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at all, but speaks of him as of that sort of man who is usually called a well-bred fine gentleman. To conclude his character, where women are not concerned, he is an honest worthy man.
I cannot tell whether I am to account him whom I am next to speak of as one of our company; for he visits us but seldom: but when he does, it adds to every man else a new enjoyment of himself. He is a clergy, man, a very philosophic man, of great learning, great sanctity of life, and the most exact good breeding. He has the misfortune to be of a very weak constitution; and consequently cannot accept of such cares and business as preferments in his function would oblige him to :. he is therefore among divines what a chamber-counsellor is among lawyers. The probity of his mind, and the integrity of his life, create him followers, as being eloquent or loud advances others. He seldom introduces the subject he speaks upon; but we are so far in gone years, that he observes, when he is among us, an earnestness to have him fall on some divine topic, which he always treats with much authority, as one who has no interests. in this world, as one who is hastening to the object of all his wishes, and conceives hope from his decays and infirmities. These are my ordinary companions.
NO.3-THURSDAY, MARCH 3. 1710-11.
Et quoi quisque ferè studio devinctus adhæret,
LUCR. iv. 959
What studies please, what most delight, And fill mens thoughts, they dream them o'er at night. CREECH.
CONNECTION OF PUBLIC CREDIT WITH THE PROTESTANT SUCCESSION AN ALLEGORY.
In one of my late rambles, or rather speculations, E looked into the great hall where the bank is kept, and was not a little pleased to see the directors, secreta
ries, and clerks, with all the other members of that weal thy corporation, ranged in their several stations, according to the parts they act in that just and regular econoThis revived in my memory my. the many discourses which I had both read and heard concerning the decay of public credit, with the methods of restoring it; and which, in my opinion, have always been defective, be cause they have always been made with an eye to separate interests and party principles.
The thoughts of the day gave my mind employment for the whole night, so that I fell insensibly into a kind of methodical dream, which disposed all my contempla-tions into a vision or allegory, or what else the reader shall please to call it.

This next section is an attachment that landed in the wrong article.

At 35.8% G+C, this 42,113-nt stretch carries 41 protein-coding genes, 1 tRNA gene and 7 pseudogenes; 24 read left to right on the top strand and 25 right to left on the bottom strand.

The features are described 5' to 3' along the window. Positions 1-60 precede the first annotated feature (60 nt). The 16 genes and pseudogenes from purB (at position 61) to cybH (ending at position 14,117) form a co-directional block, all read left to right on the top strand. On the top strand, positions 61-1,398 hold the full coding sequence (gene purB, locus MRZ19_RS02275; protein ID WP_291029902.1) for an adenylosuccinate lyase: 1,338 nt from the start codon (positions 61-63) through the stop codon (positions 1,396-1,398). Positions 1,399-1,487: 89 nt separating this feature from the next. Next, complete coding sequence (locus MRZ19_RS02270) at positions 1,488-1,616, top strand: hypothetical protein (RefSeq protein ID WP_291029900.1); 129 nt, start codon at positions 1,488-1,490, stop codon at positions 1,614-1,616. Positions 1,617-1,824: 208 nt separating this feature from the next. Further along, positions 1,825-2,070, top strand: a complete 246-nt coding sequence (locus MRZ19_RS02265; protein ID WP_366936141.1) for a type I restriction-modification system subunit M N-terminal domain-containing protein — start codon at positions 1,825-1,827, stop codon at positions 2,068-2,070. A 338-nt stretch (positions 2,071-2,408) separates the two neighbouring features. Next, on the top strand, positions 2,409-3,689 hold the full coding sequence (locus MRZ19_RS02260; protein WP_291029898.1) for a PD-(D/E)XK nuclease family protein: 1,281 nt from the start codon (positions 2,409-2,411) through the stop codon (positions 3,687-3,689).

Methought I returned to the great hall, where I had been the morning before; but, to my surprise, instead of the company that I left there, I saw towards the upper end of the hall a beautiful virgin, seated on a throne of gold. Her name, as they told me, was PUBLIC CREDIT. The walls, instead of being adorned with pictures and maps, were hung with many acts of parliament, written in golden letters. At the upper end of the hall was the MAGNACHARTA, with the act of uniformity on the right hand, and the act of toleration on the left. At the lower end of the hall was the act of settlement, which was placed full in the eye of the virgin that sat upon the throne. Both the sides of the hall were covered with such acts of parliament as had been made for the esta blishment of public funds. The lady seemed to set an unspeakable value upon these several pieces of furniture, insomuch that she often refreshed her eye with them, and often smiled with a secret pleasure as she looked upon them; but, at the same time, showed a very par ticular uneasiness if she saw any thing approaching that might hurt them. She appeared, indeed, infinitely timorous in all her behaviour: and, whether it was from the delicacy of her constitution, or that she was troubled with vapours, as I was afterwards told by one who I found was none of her well-wishers, she changed colour, and startled at every thing she heard. She was likewise, as I afterwards found, a greater valetudinarian than any I had ever met with, even in her own sex, and subject:
to such momentary consumptions, that in the twinkling of an eye she would fall away from the most florid complexion, and the most healthful state of body, and wither into a skeleton. Her recoveries were often as sudden as her decays, insomuch that she would revive in a moment out of a wasting distemper, into a habit of the highest health and vigour.
I had very soon an opportunity of observing these quick turns and changes in her constitution. There sat at her feet a couple of secretaries, who received every hour letters from all parts of the world, which the one or the other of them was perpetually reading to her; and, according to the news she heard, to which she was exceedingly attentive, she changed colour, and discovered many symptoms of health or sickness.